Valdosta Daily Times

Top News

January 16, 2014

Gay marriage rulings in Okla., Utah build momentum

OKLAHOMA CITY — In less than a month, two federal judges have struck down state bans on gay marriage for the same reason, concluding that they violate the Constitution’s promise of equal treatment under the law.

Although that idea has been the heart of the gay marriage debate for years, the decisions in deeply conservative Oklahoma and Utah offer new momentum for litigants pressing the same argument in dozens of other cases across the country. And experts say the rulings could represent an emerging legal consensus that will carry the issue back to the Supreme Court.

The judge who issued Tuesday’s decision in Oklahoma “isn’t stepping out on his own,” said Douglas NeJaime, a professor of law at the University of California, Irvine. “He’s doing what a colleague in another court did not long ago.”

The more judges who issue such rulings, the more authority other judges feel to render similar decisions, said NeJaime, who expects decisions soon from federal courts in Virginia and Pennsylvania.

An attorney for the plaintiffs in the Oklahoma case said the most important question is whether the Supreme Court agrees to decide the legality of gay marriage bans now or whether the justices bide their time.

“Will they take these two decisions or will they wait for more?” asked Don Holladay.

Litigants in more than three dozen cases are challenging gay marriage bans in 20 separate states.

A federal judge in Ohio last month ordered state authorities to recognize gay marriages on death certificates and signaled that although his ruling is a narrow one, it would undoubtedly incite more lawsuits challenging the state’s ban.

Ian James, co-founder and executive director of FreedomOhio, a civil-rights group collecting signatures to put the issue before voters, has also been working on a lawsuit to have that state’s gay marriage struck down.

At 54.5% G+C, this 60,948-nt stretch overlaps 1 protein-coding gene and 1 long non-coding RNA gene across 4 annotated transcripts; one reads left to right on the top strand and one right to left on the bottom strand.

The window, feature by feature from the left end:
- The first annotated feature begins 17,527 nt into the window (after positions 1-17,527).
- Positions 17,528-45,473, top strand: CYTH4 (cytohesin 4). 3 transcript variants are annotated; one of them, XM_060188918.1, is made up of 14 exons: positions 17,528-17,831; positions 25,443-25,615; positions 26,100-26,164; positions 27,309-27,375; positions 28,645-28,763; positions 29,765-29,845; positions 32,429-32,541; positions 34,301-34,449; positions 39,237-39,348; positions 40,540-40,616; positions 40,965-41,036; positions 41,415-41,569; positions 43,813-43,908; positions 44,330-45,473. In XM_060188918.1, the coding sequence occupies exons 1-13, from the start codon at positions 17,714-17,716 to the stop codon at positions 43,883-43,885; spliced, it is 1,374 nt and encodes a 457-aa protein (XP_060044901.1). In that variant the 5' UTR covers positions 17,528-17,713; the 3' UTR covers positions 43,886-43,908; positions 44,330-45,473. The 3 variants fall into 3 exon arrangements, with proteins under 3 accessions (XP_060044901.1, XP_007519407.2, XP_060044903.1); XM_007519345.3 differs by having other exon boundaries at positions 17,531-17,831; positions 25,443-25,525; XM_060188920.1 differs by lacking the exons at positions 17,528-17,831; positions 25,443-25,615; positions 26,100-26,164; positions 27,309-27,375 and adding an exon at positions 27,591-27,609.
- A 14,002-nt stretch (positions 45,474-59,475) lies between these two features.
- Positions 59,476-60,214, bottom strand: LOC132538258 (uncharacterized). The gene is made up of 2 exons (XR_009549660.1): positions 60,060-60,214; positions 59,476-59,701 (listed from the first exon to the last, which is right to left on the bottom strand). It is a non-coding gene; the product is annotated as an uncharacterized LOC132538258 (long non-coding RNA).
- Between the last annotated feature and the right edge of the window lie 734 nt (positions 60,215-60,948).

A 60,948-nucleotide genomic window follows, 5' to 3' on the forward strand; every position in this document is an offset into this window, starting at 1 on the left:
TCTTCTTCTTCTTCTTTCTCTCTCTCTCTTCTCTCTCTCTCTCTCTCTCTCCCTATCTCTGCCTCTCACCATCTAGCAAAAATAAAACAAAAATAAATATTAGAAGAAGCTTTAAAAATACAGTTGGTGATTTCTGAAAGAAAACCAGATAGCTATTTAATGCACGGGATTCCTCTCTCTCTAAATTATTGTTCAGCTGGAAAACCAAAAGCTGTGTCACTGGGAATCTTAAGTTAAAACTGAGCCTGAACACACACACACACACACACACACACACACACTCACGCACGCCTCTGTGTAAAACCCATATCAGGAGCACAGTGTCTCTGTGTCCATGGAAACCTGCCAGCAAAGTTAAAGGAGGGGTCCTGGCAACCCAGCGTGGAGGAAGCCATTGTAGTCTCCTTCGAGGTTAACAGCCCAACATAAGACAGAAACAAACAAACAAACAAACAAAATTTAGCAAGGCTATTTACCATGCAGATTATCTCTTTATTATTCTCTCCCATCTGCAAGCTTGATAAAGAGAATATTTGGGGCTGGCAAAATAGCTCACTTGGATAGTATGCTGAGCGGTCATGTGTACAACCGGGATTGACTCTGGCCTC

James and his husband, who were married in Toronto in 2003, started working on their lawsuit long before the rulings in Utah, Oklahoma and Ohio. But those decisions have given their work renewed inertia.

“Every step along the way actually helps to increase support because people just see the inequality and how we’re treating people differently,” he said.

Shannon Fauver, who represents two men seeking to have their marriage in Canada recognized in Kentucky, said the Oklahoma and Utah rulings do not directly affect the Kentucky cases, but he added: “Realistically, all the other judges are looking to see what’s going on. It is a sea change that all the states are going this way.”

The Supreme Court decision last summer to strike down part of the Defense of Marriage Act that defined marriage as between a man and a woman triggered the series of rulings we’re now seeing, NeJaime said.

The judges in Utah and Oklahoma cited that decision heavily, essentially interpreting it to mean that same-sex bans are unconstitutional, he said.

Attorneys for same-sex couples have reminded federal judges that the high court said denying the right to marry “demeans” gay and lesbian couples and “humiliates” their children.